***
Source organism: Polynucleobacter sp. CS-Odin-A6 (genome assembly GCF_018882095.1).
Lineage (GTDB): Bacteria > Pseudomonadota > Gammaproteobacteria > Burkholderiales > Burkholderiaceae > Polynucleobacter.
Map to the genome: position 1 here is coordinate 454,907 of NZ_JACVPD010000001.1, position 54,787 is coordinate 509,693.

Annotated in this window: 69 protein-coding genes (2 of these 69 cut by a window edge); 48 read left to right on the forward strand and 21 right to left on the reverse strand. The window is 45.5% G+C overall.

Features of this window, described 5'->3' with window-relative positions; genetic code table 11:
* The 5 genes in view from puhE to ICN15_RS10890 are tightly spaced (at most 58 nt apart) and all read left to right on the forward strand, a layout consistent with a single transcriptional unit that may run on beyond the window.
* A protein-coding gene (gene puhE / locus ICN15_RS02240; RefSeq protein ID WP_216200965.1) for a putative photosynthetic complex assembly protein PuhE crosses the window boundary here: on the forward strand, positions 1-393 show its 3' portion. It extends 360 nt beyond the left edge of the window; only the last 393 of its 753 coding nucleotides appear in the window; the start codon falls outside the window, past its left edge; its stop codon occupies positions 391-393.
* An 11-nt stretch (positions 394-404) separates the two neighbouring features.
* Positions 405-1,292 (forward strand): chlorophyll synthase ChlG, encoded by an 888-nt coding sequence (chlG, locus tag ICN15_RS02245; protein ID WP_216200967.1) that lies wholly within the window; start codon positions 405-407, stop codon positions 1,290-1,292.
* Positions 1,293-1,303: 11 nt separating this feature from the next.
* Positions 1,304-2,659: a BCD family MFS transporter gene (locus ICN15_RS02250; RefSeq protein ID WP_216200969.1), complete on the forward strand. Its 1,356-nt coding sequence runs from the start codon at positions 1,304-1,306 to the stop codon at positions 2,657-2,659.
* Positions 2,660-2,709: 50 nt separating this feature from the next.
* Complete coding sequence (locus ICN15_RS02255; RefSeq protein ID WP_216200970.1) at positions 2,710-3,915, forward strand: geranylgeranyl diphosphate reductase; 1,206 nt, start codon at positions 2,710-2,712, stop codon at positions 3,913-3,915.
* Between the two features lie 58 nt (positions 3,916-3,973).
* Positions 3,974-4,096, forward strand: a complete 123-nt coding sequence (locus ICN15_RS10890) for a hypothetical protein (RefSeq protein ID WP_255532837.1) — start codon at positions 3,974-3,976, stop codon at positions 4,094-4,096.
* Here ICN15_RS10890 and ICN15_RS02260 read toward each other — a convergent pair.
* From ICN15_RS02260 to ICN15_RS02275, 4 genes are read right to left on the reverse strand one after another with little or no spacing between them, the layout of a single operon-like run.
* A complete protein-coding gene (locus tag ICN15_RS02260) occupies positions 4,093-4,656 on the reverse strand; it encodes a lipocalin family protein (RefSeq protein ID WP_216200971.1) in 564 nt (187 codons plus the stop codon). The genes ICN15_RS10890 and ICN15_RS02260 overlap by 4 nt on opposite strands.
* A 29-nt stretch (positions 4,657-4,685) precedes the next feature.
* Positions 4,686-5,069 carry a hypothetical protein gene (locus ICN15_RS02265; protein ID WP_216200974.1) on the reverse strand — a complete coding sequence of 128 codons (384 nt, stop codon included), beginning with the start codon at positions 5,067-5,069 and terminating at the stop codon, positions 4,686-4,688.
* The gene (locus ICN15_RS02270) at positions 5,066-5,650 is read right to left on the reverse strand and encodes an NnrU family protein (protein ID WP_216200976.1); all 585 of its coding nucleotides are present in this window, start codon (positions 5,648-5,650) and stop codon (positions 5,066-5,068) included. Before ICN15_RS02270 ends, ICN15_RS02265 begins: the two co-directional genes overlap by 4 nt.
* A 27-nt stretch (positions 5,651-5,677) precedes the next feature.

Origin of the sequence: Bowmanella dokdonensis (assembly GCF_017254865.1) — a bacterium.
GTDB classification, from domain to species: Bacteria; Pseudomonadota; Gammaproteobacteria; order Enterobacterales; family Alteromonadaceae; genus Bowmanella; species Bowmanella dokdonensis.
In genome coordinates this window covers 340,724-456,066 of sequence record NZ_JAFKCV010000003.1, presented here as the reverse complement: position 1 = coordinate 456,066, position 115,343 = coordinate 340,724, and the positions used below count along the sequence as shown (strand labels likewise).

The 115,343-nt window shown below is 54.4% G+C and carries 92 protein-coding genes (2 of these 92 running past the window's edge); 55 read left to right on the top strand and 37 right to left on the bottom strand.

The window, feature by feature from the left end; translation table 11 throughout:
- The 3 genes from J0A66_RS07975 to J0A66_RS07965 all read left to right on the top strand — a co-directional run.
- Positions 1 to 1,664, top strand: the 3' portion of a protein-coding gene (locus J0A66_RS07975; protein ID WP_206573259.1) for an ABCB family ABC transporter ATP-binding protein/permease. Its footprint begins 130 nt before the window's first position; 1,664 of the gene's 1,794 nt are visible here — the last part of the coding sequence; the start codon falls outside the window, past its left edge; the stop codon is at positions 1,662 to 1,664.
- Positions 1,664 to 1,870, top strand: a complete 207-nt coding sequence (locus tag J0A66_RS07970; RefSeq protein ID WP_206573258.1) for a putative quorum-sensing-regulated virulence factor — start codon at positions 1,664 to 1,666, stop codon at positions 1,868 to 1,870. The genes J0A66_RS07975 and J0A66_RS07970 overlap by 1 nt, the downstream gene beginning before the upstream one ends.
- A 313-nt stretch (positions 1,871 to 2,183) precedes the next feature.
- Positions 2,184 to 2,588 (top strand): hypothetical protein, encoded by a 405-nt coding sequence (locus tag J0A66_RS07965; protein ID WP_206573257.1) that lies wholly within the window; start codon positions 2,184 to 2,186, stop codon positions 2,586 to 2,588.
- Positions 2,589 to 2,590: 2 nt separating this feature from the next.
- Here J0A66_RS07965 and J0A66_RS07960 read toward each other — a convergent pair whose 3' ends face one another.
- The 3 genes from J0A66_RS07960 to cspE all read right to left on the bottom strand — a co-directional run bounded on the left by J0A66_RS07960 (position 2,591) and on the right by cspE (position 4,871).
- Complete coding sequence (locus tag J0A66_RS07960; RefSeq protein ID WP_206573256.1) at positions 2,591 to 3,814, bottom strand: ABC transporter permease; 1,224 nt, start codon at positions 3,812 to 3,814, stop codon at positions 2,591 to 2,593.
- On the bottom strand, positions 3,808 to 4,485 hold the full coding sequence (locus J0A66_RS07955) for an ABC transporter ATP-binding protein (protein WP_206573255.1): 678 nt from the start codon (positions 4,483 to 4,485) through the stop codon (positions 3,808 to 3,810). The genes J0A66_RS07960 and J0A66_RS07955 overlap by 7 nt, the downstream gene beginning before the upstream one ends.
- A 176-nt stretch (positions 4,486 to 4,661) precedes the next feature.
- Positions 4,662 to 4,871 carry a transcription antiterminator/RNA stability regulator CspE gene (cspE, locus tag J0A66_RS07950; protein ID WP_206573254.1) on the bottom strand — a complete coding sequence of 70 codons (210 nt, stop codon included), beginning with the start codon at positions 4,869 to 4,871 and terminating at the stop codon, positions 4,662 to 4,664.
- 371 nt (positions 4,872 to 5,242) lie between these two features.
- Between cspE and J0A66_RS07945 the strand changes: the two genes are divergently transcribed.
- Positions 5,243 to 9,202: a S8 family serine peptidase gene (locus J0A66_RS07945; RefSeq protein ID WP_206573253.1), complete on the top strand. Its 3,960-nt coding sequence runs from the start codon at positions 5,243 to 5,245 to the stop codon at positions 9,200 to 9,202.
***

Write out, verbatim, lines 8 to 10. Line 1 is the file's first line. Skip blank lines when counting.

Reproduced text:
* An 11-nt stretch (positions 394-404) separates the two neighbouring features.
* Positions 405-1,292 (forward strand): chlorophyll synthase ChlG, encoded by an 888-nt coding sequence (chlG, locus tag ICN15_RS02245; protein ID WP_216200967.1) that lies wholly within the window; start codon positions 405-407, stop codon positions 1,290-1,292.
* Positions 1,293-1,303: 11 nt separating this feature from the next.